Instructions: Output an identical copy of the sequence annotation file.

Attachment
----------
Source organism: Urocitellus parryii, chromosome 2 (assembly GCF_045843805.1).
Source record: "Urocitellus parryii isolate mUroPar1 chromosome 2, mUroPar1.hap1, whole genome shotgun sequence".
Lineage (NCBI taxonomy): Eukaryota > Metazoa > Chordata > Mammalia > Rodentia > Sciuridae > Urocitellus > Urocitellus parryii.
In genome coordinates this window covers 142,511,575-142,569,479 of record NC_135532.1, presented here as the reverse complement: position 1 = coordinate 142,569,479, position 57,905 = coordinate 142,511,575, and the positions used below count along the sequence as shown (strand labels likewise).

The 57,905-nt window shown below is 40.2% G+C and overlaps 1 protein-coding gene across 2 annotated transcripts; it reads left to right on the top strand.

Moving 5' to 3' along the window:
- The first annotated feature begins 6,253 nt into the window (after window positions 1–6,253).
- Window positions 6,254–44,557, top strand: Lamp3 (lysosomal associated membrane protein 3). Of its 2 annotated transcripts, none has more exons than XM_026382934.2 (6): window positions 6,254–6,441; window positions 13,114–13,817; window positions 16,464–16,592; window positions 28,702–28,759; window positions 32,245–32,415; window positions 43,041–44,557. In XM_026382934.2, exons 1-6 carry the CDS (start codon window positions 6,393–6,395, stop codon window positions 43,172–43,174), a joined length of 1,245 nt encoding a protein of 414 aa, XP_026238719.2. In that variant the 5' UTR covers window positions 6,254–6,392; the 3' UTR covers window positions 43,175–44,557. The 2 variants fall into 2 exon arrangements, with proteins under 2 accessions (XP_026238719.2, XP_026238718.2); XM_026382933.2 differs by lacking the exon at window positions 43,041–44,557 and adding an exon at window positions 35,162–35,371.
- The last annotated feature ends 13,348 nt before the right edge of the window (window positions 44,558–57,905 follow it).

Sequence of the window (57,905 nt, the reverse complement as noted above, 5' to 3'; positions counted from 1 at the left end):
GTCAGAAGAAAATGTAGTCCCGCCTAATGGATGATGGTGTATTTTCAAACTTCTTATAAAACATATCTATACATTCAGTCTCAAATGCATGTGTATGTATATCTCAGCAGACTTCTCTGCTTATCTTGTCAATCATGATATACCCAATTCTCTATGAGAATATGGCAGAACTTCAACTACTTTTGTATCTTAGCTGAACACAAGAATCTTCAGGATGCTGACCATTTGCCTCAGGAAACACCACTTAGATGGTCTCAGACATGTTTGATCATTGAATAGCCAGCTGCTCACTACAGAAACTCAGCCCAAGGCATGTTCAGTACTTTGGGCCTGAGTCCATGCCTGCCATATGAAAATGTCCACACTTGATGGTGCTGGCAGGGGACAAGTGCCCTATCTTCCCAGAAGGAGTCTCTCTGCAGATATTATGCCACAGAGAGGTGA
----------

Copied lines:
Source organism: Urocitellus parryii, chromosome 2 (assembly GCF_045843805.1).
Source record: "Urocitellus parryii isolate mUroPar1 chromosome 2, mUroPar1.hap1, whole genome shotgun sequence".
Lineage (NCBI taxonomy): Eukaryota > Metazoa > Chordata > Mammalia > Rodentia > Sciuridae > Urocitellus > Urocitellus parryii.
In genome coordinates this window covers 142,511,575-142,569,479 of record NC_135532.1, presented here as the reverse complement: position 1 = coordinate 142,569,479, position 57,905 = coordinate 142,511,575, and the positions used below count along the sequence as shown (strand labels likewise).

The 57,905-nt window shown below is 40.2% G+C and overlaps 1 protein-coding gene across 2 annotated transcripts; it reads left to right on the top strand.

Moving 5' to 3' along the window:
- The first annotated feature begins 6,253 nt into the window (after window positions 1–6,253).
- Window positions 6,254–44,557, top strand: Lamp3 (lysosomal associated membrane protein 3). Of its 2 annotated transcripts, none has more exons than XM_026382934.2 (6): window positions 6,254–6,441; window positions 13,114–13,817; window positions 16,464–16,592; window positions 28,702–28,759; window positions 32,245–32,415; window positions 43,041–44,557. In XM_026382934.2, exons 1-6 carry the CDS (start codon window positions 6,393–6,395, stop codon window positions 43,172–43,174), a joined length of 1,245 nt encoding a protein of 414 aa, XP_026238719.2. In that variant the 5' UTR covers window positions 6,254–6,392; the 3' UTR covers window positions 43,175–44,557. The 2 variants fall into 2 exon arrangements, with proteins under 2 accessions (XP_026238719.2, XP_026238718.2); XM_026382933.2 differs by lacking the exon at window positions 43,041–44,557 and adding an exon at window positions 35,162–35,371.
- The last annotated feature ends 13,348 nt before the right edge of the window (window positions 44,558–57,905 follow it).

Sequence of the window (57,905 nt, the reverse complement as noted above, 5' to 3'; positions counted from 1 at the left end):
GTCAGAAGAAAATGTAGTCCCGCCTAATGGATGATGGTGTATTTTCAAACTTCTTATAAAACATATCTATACATTCAGTCTCAAATGCATGTGTATGTATATCTCAGCAGACTTCTCTGCTTATCTTGTCAATCATGATATACCCAATTCTCTATGAGAATATGGCAGAACTTCAACTACTTTTGTATCTTAGCTGAACACAAGAATCTTCAGGATGCTGACCATTTGCCTCAGGAAACACCACTTAGATGGTCTCAGACATGTTTGATCATTGAATAGCCAGCTGCTCACTACAGAAACTCAGCCCAAGGCATGTTCAGTACTTTGGGCCTGAGTCCATGCCTGCCATATGAAAATGTCCACACTTGATGGTGCTGGCAGGGGACAAGTGCCCTATCTTCCCAGAAGGAGTCTCTCTGCAGATATTATGCCACAGAGAGGTGA